YPDaily: Alix Williams

Alix Williams has two very different jobs; for one, she works with the Missing Children’s Society of Canada. She also does social media management for small to very small businesses. Find out how she maintains a work/life balance and why she says philanthropy is integral in today’s YPDaily…

Elevator Pitch: Describe your job in a nutshell.
Yikes – well, I have two jobs. One, I work with the Missing Children’s Society of Canada, where we work with law enforcement to bring missing kids home to their parents. Incredible. Second, I do social media management for small to very small businesses. 

Why did you start working at your company? What was the inspiration for this career route?
I started with Missing Children about two years ago – I was headhunted and brought on by a friend and it’s become a total passion project. Our team is lean and insanely successful – we close 2 to 3 missing children files per week. We’re bringing babies home!

I started my small business about two and a half years ago, and I can’t believe how much I’ve taught myself in that time. It started from nothing – I volunteered to do social media for a Stampede Committee and then committee members with their businesses started asking me if I would do it for them. So it was kind the business started and then I realized it was a business. It’s grown like crazy since then. 

What is the best part of what you do on a day-to-day basis? The most challenging part?
For Missing Children, the best part is when you can successfully make a connection. People are so fascinated by what we do – and surprised by the number of children that go missing every year (in 2011, 46,000 children were reported missing). So what starts off as a casual “What do you do?” conversation and turns into a conversation where people want to help – that’s the best part.

For my small business, the best part is digging up content. I read so much online every day that I feel like I am bursting with conversation topics all the time. It’s probably kind of annoying. The most challenging is when I find something that I think is really interesting and spinning the headline to make it relevant to a client’s audience. When I do that, and it gets tons of positive response and feedback, I give myself a congratulatory smirk.

Where do you see yourself in 5 years?
Who even knows. I look back at just the last three years of my life – I met my husband, started my business, moved into my dream home – I cannot possibly predict the future. But for me, that’s half the fun, not having a plan! I feel like if you have a plan, you run the risk of closing your mind to possibilities and opportunities. My plan of not having a plan is so far, a great plan.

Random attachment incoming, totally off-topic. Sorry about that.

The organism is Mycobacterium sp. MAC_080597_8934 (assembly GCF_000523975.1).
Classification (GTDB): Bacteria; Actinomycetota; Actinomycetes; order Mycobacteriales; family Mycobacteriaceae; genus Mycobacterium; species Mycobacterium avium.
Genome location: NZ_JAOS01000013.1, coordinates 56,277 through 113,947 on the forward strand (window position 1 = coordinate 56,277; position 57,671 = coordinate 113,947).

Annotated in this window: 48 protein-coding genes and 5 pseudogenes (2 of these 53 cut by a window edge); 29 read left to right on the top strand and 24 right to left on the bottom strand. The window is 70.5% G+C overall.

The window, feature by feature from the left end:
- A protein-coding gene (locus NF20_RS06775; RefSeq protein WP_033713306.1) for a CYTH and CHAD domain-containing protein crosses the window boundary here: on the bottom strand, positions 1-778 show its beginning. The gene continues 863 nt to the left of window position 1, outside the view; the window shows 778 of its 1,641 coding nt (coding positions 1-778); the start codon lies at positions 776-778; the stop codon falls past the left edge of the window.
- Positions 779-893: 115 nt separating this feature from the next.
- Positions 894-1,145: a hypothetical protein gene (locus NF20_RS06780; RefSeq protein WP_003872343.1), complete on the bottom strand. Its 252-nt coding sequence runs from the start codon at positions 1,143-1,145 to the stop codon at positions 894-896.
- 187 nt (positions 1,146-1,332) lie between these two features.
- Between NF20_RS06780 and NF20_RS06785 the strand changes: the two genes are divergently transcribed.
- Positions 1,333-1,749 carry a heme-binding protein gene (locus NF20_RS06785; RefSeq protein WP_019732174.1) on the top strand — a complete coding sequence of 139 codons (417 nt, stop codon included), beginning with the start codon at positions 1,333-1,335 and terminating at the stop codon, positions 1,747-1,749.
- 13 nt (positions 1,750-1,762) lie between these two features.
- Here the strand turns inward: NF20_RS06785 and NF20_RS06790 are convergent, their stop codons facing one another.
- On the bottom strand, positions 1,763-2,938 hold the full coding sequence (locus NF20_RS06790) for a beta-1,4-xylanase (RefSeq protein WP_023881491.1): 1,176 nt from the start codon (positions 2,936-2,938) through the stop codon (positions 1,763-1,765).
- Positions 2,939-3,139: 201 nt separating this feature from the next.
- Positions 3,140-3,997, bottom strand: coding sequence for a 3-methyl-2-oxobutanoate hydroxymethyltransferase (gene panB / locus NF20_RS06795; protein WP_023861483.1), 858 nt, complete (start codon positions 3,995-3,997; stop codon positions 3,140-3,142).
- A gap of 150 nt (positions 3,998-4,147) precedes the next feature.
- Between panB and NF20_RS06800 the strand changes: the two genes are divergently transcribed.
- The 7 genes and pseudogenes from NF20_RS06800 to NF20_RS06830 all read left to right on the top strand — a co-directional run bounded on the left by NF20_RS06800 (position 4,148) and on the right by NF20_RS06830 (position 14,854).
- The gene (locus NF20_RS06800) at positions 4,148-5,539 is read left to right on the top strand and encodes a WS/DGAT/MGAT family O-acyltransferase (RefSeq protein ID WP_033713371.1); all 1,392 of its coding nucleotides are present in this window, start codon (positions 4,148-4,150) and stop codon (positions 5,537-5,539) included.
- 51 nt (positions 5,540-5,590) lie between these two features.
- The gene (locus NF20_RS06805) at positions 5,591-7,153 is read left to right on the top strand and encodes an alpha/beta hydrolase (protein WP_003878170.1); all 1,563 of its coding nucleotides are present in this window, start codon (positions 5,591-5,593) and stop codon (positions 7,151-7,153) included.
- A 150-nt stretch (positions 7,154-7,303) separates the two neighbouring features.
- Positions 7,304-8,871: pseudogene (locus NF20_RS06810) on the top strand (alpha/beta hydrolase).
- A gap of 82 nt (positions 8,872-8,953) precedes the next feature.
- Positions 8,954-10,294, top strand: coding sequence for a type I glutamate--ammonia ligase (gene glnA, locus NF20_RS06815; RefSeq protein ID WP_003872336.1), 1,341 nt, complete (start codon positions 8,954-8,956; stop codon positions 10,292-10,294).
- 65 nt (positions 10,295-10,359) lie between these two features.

What does success look like to you?
A full night’s sleep (which I get surprisingly regularly). When there is nothing on your mind when you go to bed because you did the best you could all day and communicated well.

What is the most memorable milestone in your career?
In 2010, I had the opportunity to take on a contract as the Exhibit Manager of Body Worlds Calgary when it came through town. One the one hand, it was a straightforward contract for me – reporting financials, upholding contractual agreements, etc. But on the other hand, it was my responsibility to care for the artifacts when meant handling and cleaning them. I got to get to know and work with a team from the Institute of Plastination in Germany. For a little redhead with a BFA, it felt amazing to be at the heart of an incredible and scientific exhibit. 

Do you have any advice for other young professionals?
You don’t have to be a cutthroat asshole to succeed. Those people who you’re a jerk too will be your peers and possibly your bosses in the future; don’t shoot yourself in the foot in your twenties. Learn to work with people.

Do you support any charities? If so, which one(s) and why is that important to you?
Well, I support my own, naturally. I try to make a point of supporting any friends or colleagues who are doing individual fundraising for a cause that’s near and dear to them. Fundraising is really hard – putting yourself out there and asking for money is really hard. Our generation seems to have skipped that day at school where we talked about philanthropy and supporting charities.

You see all these young couples driving $60,000 SUVs and yet they openly admit they donate to no charities, and aren’t sure why they are supposed to? I’m not saying donate to every charity – but I’m saying pick a charity with a cause you’re passionate about (animals, healthcare, the arts) and kick them $50 a month. It’s not going to kill your finances. And if you don’t, you better pray that those charities are still around to serve you and your family should you ever need them 

What to you is notable?
A charming conversationalist.

Blackberry, iPhone, Android, or Other?
Yikes! iPhone, but I have a soft spot in my heart for my BlackBerry Pearl from 5 years ago.